Last month President Donald Trump’s administration issued an executive order asking that state and local governments consent, in writing, to refugee resettlement before it happens.
This afternoon North Dakota Governor Doug Burgum’s office issued a press release announcing that our state will continue to accept refugees.
“We are grateful for the administration’s consideration of states’ rights in determining policies and actions that impact what happens within our own borders,” Burgum said in a letter (see below) to Secretary of State Mike Pompeo. “Our administration takes very seriously the duty to protect the security and prosperity of our residents. North Dakota has had success at integrating refugees who have become responsible citizens and productive members of the workforce. Therefore, with ongoing diligence, North Dakota consents to receive resettlement refugees, in conjunction with the continued assent and cooperation of local jurisdictions in our state.”
Resettlement has been a hot-button issue in North Dakota in the not-so-distant past. Which isn’t surprising. Our state has taken in more refugees per capita than just about any other state in the union according to this March 2019 report from the Department of Homeland Security:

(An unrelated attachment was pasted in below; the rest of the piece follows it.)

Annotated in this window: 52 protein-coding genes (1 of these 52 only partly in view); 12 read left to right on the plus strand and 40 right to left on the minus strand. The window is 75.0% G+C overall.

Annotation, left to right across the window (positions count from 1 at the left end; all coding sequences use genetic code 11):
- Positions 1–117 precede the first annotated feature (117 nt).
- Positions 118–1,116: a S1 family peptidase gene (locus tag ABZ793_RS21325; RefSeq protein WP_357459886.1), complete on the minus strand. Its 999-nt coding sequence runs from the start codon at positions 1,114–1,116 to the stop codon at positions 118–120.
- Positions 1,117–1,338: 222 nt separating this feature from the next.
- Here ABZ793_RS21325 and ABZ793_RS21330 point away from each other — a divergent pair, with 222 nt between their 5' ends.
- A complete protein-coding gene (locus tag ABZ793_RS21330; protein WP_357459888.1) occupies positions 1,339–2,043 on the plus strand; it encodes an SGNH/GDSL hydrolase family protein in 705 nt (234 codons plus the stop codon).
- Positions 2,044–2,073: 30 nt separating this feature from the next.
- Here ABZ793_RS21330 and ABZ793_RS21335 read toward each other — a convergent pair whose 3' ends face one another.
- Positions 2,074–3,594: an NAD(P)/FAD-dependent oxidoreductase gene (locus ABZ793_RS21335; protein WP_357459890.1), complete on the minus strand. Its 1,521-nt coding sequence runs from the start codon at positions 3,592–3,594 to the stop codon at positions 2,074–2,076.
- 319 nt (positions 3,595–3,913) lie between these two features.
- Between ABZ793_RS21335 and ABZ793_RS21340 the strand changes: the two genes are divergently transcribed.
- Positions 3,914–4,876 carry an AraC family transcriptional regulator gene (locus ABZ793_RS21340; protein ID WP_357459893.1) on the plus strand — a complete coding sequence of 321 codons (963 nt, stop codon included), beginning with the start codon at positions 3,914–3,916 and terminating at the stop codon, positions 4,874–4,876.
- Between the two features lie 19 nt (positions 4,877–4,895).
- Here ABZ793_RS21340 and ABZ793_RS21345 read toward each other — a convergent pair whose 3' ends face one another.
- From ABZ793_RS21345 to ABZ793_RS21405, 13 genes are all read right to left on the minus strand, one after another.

Refugee resettlement is a net positive for North Dakota. The culture the people who come here bring with them can enrich us, and one of the most persistent obstacles to economic growth and diversification in our state being chronic labor shortages, we could certainly use the workers.
There have been problems with the way resettlement has worked in our state, though. It hasn’t always been easy for local officials – from school districts to social services personnel – to handle what are at times unpredictable influxes of refugees. Because the issue is such a political hot potato, efforts to discuss those real challenges often invite accusations of racism.
Fargo City Commissioner Dave Piepkorn was widely pilloried, called a bigot and worse, for asking after data about the costs of resettlement to local government. When a state lawmaker – former Rep. Chris Olson, a Republican from West Fargo – attempted to pass legislation facilitating data collection on refugee resettlement opponents insulted him in floor speeches.
What the Trump administration has done is give state and local governments some voice in resettlement. It gives locals a lever they can pull if problems come up. That’s a good thing.
It’s also good that Governor Burgum doesn’t see a need to pull that lever right now.
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